In 2021, the San Francisco Giants authored one of the most remarkable seasons in recent baseball history, cobbling together a 107-win juggernaut from a roster of journeymen and unheralded veterans. To start the 2023 season, the Giants are simply a roster of journeymen and unheralded veterans.

With Brandon Crawford the last tie to the Giants' former glory years, this is perhaps baseball's most anonymous, mediocre team, a wasteland of mediocre veterans like Michael Conforto and Sean Manaea. At 27-25, they're pretty much exactly average on offense and defense. Outside of Crawford and ace Logan Webb, the Giants are essentially a faceless, formless entity, custom-designed to win exactly 85 games. As such, here are the three Giants that San Franciscans are already fed up with.

3. Brandon Crawford

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Not even two years ago, Brandon Crawford finished fourth in National League MVP voting, clubbing 24 home runs and pairing a .895 OPS with Gold Glove-caliber defense at shortstop. Now, he's bad. Arguably, he's the worst everyday player in the Majors—that is, if he's even an everyday player anymore. Through 29 games (he missed a lot of time in May with a strained calf), he has hit .172 with a .575 OPS, which would be the fourth-worst mark in the league if he had enough at-bats to qualify. Worse, this doesn't really feel like a fluke—it feels like Crawford's new reality. While Crawford has admittedly been hampered by injuries, he's also 36 years old and squarely past his prime.

Most tellingly, Crawford is striking out at by far the highest rate of his career. This season, Crawford has struck out on 33 percent of his plate appearances; his previous high (or low, I guess) was 24.4 percent in 2020. Similarly, Crawford is also having his worst fielding season. Although 29 games isn't a big enough sample size to truly gauge a player's fielding ability, it's clear that Crawford has lost a step at shortstop. Never the fastest or most mobile player, Crawford fashioned himself into an elite defender because of his strong arm and expert positioning. But with the shift banned, Crawford's limited range has been on full display. Since Baseball Savant introduced Outs Above Average in 2017, Crawford has been one of Major League Baseball's most consistently elite defenders, never ranking below the 88th percentile from 2017 through 2022. Now, he's in the 24th percentile.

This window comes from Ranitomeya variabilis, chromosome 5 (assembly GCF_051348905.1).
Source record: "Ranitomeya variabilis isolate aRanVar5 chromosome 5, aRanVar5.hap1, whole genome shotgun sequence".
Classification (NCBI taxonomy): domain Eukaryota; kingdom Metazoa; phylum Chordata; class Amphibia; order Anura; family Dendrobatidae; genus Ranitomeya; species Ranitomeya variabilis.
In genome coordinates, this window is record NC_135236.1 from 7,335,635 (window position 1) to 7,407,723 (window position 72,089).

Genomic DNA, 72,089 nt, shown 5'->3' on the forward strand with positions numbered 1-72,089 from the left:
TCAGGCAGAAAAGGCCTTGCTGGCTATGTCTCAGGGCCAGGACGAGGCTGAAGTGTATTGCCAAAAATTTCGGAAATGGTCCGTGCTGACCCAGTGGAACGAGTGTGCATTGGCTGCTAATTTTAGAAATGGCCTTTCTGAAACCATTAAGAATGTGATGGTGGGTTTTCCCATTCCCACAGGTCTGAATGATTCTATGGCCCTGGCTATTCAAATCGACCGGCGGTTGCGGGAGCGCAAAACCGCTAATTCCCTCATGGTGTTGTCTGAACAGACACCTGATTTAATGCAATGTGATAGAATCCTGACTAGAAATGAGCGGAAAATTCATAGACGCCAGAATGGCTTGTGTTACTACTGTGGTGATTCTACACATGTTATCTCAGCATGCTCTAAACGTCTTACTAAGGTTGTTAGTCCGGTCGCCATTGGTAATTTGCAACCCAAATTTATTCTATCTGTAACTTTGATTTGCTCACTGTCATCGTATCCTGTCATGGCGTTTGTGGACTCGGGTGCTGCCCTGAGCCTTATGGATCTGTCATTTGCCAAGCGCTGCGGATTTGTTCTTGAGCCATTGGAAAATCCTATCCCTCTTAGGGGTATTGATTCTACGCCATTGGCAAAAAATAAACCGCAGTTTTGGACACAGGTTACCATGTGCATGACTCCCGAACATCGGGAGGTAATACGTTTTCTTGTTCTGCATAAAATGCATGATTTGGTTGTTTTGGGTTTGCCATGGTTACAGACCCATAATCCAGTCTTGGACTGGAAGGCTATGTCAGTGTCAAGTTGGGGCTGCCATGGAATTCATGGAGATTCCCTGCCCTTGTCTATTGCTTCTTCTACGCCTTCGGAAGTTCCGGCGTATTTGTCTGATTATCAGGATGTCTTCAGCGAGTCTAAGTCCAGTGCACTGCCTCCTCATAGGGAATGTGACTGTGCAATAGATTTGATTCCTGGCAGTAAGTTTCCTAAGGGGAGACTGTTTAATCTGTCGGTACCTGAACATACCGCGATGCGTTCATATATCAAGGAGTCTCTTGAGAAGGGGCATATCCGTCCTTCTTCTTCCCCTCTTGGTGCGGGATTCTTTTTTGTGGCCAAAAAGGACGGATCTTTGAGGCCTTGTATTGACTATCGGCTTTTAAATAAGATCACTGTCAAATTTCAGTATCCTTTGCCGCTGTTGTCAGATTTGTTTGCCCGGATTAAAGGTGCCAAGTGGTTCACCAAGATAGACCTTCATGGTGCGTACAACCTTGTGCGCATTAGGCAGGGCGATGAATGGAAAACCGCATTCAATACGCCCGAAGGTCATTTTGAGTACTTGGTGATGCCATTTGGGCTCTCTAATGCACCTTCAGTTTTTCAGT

To be sure, Brandon Crawford has banked too much goodwill for Giants fans to be calling for his head this early in the season; he's a four-time All-Star who played major roles on two World Series champion teams. Still, if Crawford continues to struggle, it's only a matter of time that good memories can hold off the fans from wishing him good riddance.

2. Michael Conforto

After whiffing on Aaron Judge in free agency and reneging on their agreement with Carlos Correa, the Giants' plans for a massive, splashy offseason addition to their roster fizzled. Rather than lure a big-money All-Star to the Bay Area, the Giants settled on Michael Conforto, inking the injury-prone outfielder to a two-year, $36 million contract in the hopes that he could recapture the form that saw him hit 88 home runs with a .856 OPS from 2017-2019 with the New York Mets.

In his first season with the Giants, Conforto has been fine; his .236 batting average is a skosh below what the Giants hoped for, but his 11 home runs are the most on the roster and his 116 OPS+ reflects that he's a slightly above average hitter. Still, his production isn't commensurate with his status as the second-highest-paid player on the team and is a far cry from what Aaron Judge (the Giants' real target) is doing with the New York Yankees.

What's more, Conforto is a dreadful defender. Limited to right field, Conforto has neither the speed nor instincts to make a positive impact in the outfield; he ranks in the 29th percentile for sprint speed and the 37th percentile in outfielder jump, putting him in the 19th percentile overall for Outs Above Average, according to Baseball Savant.

1. Sean Manaea

Exclusively a starting pitcher for the first seven years of his career, Sean Manaea has been subjected to the ultimate indignity with the Giants: a demotion to the bullpen. During his previous stops in Oakland and San Diego, Manaea was never exactly an ace, but he was the kind of reliable, innings-eating starter that every good team needs. In San Francisco, his command has been so scattershot and his production has been so blah that he's been converted into an overpaid, overqualified middle reliever. Manaea's overall stats (2-2, 6.61 ERA) are bad, but his performance as a starter has been especially galling. Across his six starts, Manaea has a 7.54 ERA and opposing batters have a .971 OPS against him; for reference, Sean Murphy has a .970 OPS, which is sixth best in baseball. Luckily, Manaea has thrived in his last few appearances out of the pen, offering hope that he can turn his season around.

Like Michael Conforto, Manaea was one of the Giants' marquee offseason moves, signing a two-year, $25 million contract with the Giants. And like Conforto, Manaea hasn't been worth the investment.